Our nation has recently witnessed another tragedy involving a young adult, with young adult victims. Facts often emerge slowly and it is important not to speculate about diagnoses through the news media; however, it seems clear in this case that mental illness is a factor -- even though few people living with mental illness are violent. To avoid tragedies, solutions are needed.  One area of real promise is early ...

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Mental health patients and their families already pay a hefty price with the stigma of mental illness and the emotional roller coaster they often face dealing with symptoms. But insufficient mental health resources across the United States also means that they must pay a financial price as well in the form of lost productivity, out-of-pocket costs for treatment and sometimes periods of unemployment. A recent USA Today special report estimates that benefits ...

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When my son Ben was 20-years-old, he was finally diagnosed with schizophrenia after five years of chaos and frustration -- what I later came to know had been symptoms of the gradual onset of his illness. At the time, I’d thought he was just having a tough adolescence. I’d thought perhaps he needed more father figures (Ben’s father had deserted the family when Ben and his sister were little, and ...

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Top stories in health and medicine, June 20, 2014From MedPage Today:

  1. The Uninsured: 33 Million and Counting. In the last full year before the Affordable Care Act went into effect, more than 33 million Americans had been without health insurance for more than a year, according to CDC survey.
  2. Gross Anatomy: A Real Twisted Heart. It's nothing but heartache for ...

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Mass murders are becoming a depressingly familiar routine in the United States -- we can now expect to experience a media grabbing shooting about once a month. And the frequency can only increase as future cohorts of copycat killers are spawned by the seductive opportunity to temporarily gain the spotlight. Amidst the anguish and heartbreak felt by the victims' families, there are always two haunting questions. What motivates someone to kill ...

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I have been blogging and tweeting about ADHD a lot lately because I believe that change is in the air. This is the worst of times for ADHD diagnosis because statistics show it is wildly overdiagnosed and overtreated. This is possibly the best of times for ADHD diagnosis because I think we have reached the tipping point and feel hopeful that the ADHD fad will soon begin to fade. We humans are ...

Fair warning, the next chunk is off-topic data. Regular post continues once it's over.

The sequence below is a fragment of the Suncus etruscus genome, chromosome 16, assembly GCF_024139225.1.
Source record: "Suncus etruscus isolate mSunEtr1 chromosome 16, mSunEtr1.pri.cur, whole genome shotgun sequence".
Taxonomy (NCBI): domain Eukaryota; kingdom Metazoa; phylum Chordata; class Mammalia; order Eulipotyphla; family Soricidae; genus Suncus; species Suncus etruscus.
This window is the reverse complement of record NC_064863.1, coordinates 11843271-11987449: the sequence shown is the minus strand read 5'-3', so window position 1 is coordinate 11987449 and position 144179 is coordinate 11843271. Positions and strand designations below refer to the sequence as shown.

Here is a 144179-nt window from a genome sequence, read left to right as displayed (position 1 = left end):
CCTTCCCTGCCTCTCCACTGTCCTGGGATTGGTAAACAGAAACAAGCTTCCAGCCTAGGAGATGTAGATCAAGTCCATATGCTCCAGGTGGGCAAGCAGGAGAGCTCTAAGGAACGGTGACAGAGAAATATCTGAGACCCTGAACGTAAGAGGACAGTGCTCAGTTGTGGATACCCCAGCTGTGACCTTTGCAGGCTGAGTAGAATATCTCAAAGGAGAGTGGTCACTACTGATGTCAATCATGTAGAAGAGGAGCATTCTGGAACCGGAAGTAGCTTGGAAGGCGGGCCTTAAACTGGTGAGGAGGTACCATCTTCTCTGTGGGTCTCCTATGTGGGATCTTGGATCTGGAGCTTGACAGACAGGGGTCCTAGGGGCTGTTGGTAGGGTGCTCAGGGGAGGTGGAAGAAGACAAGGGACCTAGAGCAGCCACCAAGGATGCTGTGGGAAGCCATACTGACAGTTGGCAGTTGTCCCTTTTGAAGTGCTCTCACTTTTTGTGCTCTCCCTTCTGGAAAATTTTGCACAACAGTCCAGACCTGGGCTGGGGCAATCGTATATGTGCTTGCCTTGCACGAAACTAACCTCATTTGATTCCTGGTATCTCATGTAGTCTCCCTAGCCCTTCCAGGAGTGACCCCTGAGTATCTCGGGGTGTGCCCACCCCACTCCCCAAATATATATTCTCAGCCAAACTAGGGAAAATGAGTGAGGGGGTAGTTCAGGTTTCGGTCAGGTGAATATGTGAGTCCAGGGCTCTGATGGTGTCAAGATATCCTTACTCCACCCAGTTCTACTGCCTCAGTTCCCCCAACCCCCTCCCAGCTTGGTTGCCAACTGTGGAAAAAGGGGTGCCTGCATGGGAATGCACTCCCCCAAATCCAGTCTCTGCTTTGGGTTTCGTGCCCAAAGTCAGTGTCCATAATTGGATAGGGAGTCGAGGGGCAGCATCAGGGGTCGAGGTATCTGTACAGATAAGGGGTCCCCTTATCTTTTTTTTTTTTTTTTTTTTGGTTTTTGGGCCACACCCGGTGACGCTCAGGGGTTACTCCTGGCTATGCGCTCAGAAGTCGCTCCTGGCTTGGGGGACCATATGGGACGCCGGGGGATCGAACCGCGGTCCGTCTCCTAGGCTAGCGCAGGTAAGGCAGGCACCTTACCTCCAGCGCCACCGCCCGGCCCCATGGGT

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The headline reads, "Study: Mental illness rate higher in soldiers." The article goes on to offer alarming statistics:

The rate of major depression is five times as high among soldiers as civilians; intermittent explosive disorder, which results in episodes of extreme anger, is six times as high; and post-traumatic stress disorder was nearly 15 times higher than among civilians, the study found.
This would be pretty scary if true -- but ...

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From MedPage Today:

  1. Temporary Fee on Big Business Funds Obamacare. The world of healthcare, like any, is full of haves and have nots.
  2. Grassroots Group Aims to Renew Primary Care. "Change is HERE. The future of primary care has arrived." The motto of Primary Care Progress, a 4-year-old grassroots organization advocating for interprofessional teamwork and a brighter landscape for primary care in the U.S., ...

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Pamela Wible, MD, a family physician who is an expert in physician suicide prevention, recently asked other physicians why so many in the profession kill themselves. The answers were plentiful, tragic and not at all surprising. One physician confessed to having post-traumatic stress disorder after medical school. Another cited constant sleep deprivation. Yet another mentioned the combination of a crushing workload, a difficult boss and payers who are more worried about ...

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I received a panic call from Jim, who had been a patient for over ten years.  His 5-year-old daughter had passed out.  Amanda was rushed to the ICU for new onset diabetes.  After stabilization, she was transferred by helicopter to a university hospital for an insulin pump insertion.  He knew that her life, his life, would never be the same. Two weeks later, I received another call from Jim.  This time, ...

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